Pokémon GO has quickly become one of the most viral mobile applications of all time – topping Twitter’s active daily users and sees players spending more time in its app than in Facebook, according to reports from various tracking firms. ¹
The popularity of Pokémon GO has turned the heads of fraudsters as well. It wasn’t long after the app launch that malware and phishing schemes targeted enthusiastic and unaware Pokémon players.
Yes, malicious Pokémon GO apps have made their way into the official Google Play Store. At least three fake Pokémon GO apps have been found and removed from the Google Play Store. While they were only available for a short period of time, they still pose a threat—the biggest being one titled “Pokémon GO Ultimate” which attracted 10,000 – 50,000 victims,¹ leaving their cell phone and its contents vulnerable.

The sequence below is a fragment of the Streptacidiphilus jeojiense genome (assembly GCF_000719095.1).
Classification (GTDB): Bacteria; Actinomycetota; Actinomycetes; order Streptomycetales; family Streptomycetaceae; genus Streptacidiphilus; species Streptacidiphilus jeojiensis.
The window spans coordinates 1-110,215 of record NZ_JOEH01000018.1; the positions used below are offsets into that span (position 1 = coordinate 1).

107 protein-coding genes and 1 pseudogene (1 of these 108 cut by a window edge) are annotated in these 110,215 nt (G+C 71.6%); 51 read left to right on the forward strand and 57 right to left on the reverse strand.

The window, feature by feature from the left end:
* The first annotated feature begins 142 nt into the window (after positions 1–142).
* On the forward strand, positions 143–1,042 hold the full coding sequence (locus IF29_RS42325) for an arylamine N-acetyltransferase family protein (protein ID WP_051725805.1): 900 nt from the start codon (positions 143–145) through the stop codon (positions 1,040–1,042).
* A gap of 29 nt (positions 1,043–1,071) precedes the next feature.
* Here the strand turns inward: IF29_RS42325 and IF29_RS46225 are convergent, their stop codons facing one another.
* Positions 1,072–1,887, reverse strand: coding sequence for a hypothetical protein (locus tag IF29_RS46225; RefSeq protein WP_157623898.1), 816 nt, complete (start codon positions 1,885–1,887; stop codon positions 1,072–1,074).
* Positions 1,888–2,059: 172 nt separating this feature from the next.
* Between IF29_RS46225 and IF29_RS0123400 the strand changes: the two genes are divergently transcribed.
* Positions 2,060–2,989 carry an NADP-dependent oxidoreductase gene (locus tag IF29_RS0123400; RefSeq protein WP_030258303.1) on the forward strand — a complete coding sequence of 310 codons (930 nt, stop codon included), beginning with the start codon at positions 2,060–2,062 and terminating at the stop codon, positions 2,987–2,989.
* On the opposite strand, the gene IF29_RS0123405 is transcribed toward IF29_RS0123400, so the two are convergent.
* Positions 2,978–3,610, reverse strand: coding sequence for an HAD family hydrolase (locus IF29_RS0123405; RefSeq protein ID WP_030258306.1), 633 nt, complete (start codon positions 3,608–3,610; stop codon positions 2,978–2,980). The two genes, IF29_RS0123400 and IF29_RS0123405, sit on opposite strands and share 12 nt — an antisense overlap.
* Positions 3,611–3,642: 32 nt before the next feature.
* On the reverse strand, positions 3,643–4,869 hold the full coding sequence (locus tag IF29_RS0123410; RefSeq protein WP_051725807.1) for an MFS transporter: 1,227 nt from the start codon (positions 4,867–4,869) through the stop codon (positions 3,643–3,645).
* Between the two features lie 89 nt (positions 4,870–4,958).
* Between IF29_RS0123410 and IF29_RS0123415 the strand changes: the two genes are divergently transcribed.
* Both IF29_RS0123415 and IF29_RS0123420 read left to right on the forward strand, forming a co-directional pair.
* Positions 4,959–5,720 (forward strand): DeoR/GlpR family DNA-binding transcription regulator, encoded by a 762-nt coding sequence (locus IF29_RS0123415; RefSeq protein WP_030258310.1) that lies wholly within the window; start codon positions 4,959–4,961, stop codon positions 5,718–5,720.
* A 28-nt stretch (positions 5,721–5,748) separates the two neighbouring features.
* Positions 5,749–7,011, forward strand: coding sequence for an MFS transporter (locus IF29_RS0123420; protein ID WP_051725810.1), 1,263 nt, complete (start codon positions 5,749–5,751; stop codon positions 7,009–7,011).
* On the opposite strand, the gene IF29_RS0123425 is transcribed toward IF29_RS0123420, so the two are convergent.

On July 29, the Better Business Bureau blogged about a phishing scheme where players received an email stating they needed to upgrade their free version to a paid app costing $12.99/month.²
Not so fast! While in-app purchases are available, there are no current plans to offer a paid version of Pokémon GO. As long as vulnerabilities exist, fraudsters will continue to look for weak links in your personal security practices. And why protecting yourself is so very important.
• Do not open or click on links in unexpected or unfamiliar emails
• Pay attention to the email address and website url
• Don’t believe what you see – scammers are good at replicating websites and email
Having a keen focus on what is real and what may actually be a fraudulent attempt to gain access to your personally identifiable information is critical. Supplementing your efforts with comprehensive identity protection service will further combat the fraudsters lurking behind an email or text message.
SHERPA® Identity Protection provides an all-encompassing identity protection service with 24/7 dark web monitoring of your personal information, including your email addresses.
1. TechCrunch.com, “Pokémon Go Players Tops Twitter Daily Users.” July, 13, 2016.
2. Better Business Bureau Blog, “Pokémon Go Players Fall for Phising Con,” July 28, 2016.